Simon Barnard, author of A–Z of Convicts in Van Diemen’s Land and the upcoming Convict Tattoos, was interviewed by Jill Fitzsimons, Learning Leader of English at Whitefriars College, and her Year 12 Whitefriars College English class.
In VCE English, many schools explore Context: Encountering Conflict and study Kate Grenville’s The Lieutenant. Students draw on the ideas and arguments The Lieutenant raises about the broad theme ‘encountering conflict’, but also use supplementary material to challenge or expand on these ideas and arguments.
To this end, we thought A–Z of Convicts in Van Diemen’s Land and Convict Tattoos would provide us with some terrific material, especially because the convicts in The Lieutenant are interesting but marginal figures.
Could we begin by asking you what types of conflict the early convicts encountered?
The first convicts battled against things you might expect, such as climate, and inadequate food and clothing, but they also fought the conflict inherent in punishment and rehabilitation, or conflict resulting from inexperience or ignorance. The first Van Diemonian absconders bolted in November 1803; they returned soon after, exhausted and starving, and were punished during colonisation celebrations.
What kinds of crimes led to transportation?
All kinds. Oddball examples include sacrilege, poisoning, selling dodgy food, vagrancy, perjury and bigamy. Dennis Collins lobbed a rock at King William and was transported for life. Petty theft was the most common crime. Maybe ask yourselves this: if you were selecting people to colonise a country, would you be more concerned with their criminal history or with their health, capabilities and skill set?
Did the convicts’ criminal ways continue once they arrived in Australia or were there cases of genuine redemption and growth?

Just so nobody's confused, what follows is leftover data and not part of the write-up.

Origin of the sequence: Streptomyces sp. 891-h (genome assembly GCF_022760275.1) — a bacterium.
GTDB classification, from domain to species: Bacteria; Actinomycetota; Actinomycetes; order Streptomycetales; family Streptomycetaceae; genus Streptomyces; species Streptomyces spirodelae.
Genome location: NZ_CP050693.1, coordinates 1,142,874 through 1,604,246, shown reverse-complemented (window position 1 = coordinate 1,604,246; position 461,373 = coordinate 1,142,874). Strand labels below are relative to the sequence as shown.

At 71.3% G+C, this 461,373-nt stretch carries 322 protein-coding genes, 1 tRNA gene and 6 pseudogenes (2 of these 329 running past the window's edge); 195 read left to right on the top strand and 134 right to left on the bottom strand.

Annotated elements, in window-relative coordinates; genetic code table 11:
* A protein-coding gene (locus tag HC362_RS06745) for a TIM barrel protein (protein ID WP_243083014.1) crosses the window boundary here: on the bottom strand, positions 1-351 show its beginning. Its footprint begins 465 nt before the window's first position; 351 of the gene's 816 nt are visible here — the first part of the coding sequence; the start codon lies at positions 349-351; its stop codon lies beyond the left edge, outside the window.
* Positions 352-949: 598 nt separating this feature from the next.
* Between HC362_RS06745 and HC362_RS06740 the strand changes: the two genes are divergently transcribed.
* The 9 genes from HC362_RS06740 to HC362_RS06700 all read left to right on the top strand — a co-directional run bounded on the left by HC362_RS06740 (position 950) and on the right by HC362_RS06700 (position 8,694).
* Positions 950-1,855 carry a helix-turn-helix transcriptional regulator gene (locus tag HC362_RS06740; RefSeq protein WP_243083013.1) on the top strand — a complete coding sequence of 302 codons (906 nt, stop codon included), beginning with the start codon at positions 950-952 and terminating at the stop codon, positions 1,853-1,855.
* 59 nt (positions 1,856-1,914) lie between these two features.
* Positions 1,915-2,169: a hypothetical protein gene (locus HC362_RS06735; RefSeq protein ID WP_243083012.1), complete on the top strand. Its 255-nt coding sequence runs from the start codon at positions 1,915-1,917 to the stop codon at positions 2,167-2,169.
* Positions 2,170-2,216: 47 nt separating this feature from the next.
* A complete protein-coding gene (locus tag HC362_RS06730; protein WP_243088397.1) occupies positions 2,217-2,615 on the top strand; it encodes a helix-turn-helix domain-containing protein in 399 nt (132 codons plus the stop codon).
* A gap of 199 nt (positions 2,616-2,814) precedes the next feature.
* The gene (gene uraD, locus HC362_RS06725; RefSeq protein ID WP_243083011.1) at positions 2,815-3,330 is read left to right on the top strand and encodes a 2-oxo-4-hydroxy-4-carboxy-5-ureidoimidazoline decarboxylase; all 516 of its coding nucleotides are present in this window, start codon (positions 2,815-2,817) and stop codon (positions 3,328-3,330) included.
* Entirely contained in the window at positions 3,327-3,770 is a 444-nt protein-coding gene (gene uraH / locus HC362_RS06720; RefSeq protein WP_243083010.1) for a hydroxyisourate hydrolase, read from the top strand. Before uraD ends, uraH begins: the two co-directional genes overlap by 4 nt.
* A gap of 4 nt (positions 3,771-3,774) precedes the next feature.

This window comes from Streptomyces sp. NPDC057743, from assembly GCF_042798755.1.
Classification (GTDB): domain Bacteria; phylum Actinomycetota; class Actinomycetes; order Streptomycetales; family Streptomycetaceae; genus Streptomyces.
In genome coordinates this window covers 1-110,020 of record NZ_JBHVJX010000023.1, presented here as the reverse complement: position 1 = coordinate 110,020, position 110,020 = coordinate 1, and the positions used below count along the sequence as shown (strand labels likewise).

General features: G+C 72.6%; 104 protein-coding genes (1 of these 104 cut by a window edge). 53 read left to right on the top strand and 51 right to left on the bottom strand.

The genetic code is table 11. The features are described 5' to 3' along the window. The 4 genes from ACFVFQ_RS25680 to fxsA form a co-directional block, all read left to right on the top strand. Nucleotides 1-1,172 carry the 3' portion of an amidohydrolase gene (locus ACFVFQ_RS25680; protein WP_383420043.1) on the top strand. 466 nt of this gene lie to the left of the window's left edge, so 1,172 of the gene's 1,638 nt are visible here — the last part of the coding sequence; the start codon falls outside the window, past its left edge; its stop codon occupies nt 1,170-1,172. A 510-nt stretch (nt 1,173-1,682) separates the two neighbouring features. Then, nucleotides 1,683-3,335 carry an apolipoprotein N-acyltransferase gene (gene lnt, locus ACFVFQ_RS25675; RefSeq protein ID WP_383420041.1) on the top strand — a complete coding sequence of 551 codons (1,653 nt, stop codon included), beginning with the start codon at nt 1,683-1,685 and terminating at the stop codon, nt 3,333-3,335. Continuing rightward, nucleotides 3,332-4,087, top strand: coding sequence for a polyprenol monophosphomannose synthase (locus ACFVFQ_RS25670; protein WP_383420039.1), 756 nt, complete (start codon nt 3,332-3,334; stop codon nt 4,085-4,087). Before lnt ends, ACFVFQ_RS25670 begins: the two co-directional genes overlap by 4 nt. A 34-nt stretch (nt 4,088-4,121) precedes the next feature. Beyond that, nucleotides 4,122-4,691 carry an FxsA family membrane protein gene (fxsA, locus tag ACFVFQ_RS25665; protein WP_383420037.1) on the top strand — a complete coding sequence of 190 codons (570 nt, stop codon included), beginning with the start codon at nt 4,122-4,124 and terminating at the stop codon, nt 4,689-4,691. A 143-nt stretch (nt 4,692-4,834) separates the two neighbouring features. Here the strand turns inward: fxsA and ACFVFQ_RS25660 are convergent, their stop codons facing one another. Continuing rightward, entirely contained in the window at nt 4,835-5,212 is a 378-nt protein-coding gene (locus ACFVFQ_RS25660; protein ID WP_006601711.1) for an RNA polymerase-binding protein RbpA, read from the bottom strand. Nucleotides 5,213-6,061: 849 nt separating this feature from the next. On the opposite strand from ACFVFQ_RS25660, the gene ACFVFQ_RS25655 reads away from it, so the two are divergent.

The majority of convicts were charged with minor offences such as being ‘absent without leave’ or ‘disobedience of orders’ after their arrival, which suggests that infractions were an unavoidable part of life. A few convicts, such as William Field, prospered spectacularly but the majority settled down and simply got on with their lives.
Do you believe the conflicts the convicts encountered broke them mentally? Or do you believe they actually had some form of hope?
Some broke, sure. Robert Hesp axed another convict to death in order to bring about his own execution. James Mason lopped off two of his own fingers in an attempt to avoid work. Thomas Byrnes’ death was attributed to a ‘broken constitution’. Hope was vital. The anchor, a symbol of hope, was the most popular tattoo motif—more popular than a cross or crucifix, which suggests that hope surpassed faith.
What impact did the isolation of the colonies and the tough physical conditions and work have on the convicts?
Most convicts never saw their homeland or loved ones again, which must have taken a huge emotional toll but, physically speaking, life in Australia was better: food was more wholesome; the climate was kinder; living conditions were cleaner and less crowded.
Was being a convict as damaging to a person’s future as being an ex-criminal in today’s society? How much shame and disapproval came with being a convict?